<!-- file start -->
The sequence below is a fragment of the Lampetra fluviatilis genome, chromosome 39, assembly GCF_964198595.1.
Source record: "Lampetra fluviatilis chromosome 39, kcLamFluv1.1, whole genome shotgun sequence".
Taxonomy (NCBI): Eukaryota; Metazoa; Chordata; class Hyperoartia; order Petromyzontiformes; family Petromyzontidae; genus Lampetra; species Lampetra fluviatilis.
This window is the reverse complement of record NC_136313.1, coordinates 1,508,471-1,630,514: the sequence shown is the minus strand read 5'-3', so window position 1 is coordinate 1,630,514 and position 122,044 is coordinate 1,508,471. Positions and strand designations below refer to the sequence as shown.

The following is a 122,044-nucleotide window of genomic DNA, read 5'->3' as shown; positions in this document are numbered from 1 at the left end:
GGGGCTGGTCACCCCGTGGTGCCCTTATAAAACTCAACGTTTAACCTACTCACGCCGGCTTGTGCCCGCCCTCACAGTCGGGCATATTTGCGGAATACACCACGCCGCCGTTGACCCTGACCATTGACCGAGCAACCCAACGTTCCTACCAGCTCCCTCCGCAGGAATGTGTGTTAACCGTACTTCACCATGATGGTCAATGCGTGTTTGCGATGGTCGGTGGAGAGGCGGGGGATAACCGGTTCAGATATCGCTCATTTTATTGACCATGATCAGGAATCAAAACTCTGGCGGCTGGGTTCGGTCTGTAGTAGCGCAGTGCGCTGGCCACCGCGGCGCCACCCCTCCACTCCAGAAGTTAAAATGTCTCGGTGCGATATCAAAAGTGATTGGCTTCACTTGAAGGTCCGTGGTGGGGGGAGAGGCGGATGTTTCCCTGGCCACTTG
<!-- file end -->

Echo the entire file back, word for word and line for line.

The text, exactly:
The sequence below is a fragment of the Lampetra fluviatilis genome, chromosome 39, assembly GCF_964198595.1.
Source record: "Lampetra fluviatilis chromosome 39, kcLamFluv1.1, whole genome shotgun sequence".
Taxonomy (NCBI): Eukaryota; Metazoa; Chordata; class Hyperoartia; order Petromyzontiformes; family Petromyzontidae; genus Lampetra; species Lampetra fluviatilis.
This window is the reverse complement of record NC_136313.1, coordinates 1,508,471-1,630,514: the sequence shown is the minus strand read 5'-3', so window position 1 is coordinate 1,630,514 and position 122,044 is coordinate 1,508,471. Positions and strand designations below refer to the sequence as shown.

The following is a 122,044-nucleotide window of genomic DNA, read 5'->3' as shown; positions in this document are numbered from 1 at the left end:
GGGGCTGGTCACCCCGTGGTGCCCTTATAAAACTCAACGTTTAACCTACTCACGCCGGCTTGTGCCCGCCCTCACAGTCGGGCATATTTGCGGAATACACCACGCCGCCGTTGACCCTGACCATTGACCGAGCAACCCAACGTTCCTACCAGCTCCCTCCGCAGGAATGTGTGTTAACCGTACTTCACCATGATGGTCAATGCGTGTTTGCGATGGTCGGTGGAGAGGCGGGGGATAACCGGTTCAGATATCGCTCATTTTATTGACCATGATCAGGAATCAAAACTCTGGCGGCTGGGTTCGGTCTGTAGTAGCGCAGTGCGCTGGCCACCGCGGCGCCACCCCTCCACTCCAGAAGTTAAAATGTCTCGGTGCGATATCAAAAGTGATTGGCTTCACTTGAAGGTCCGTGGTGGGGGGAGAGGCGGATGTTTCCCTGGCCACTTG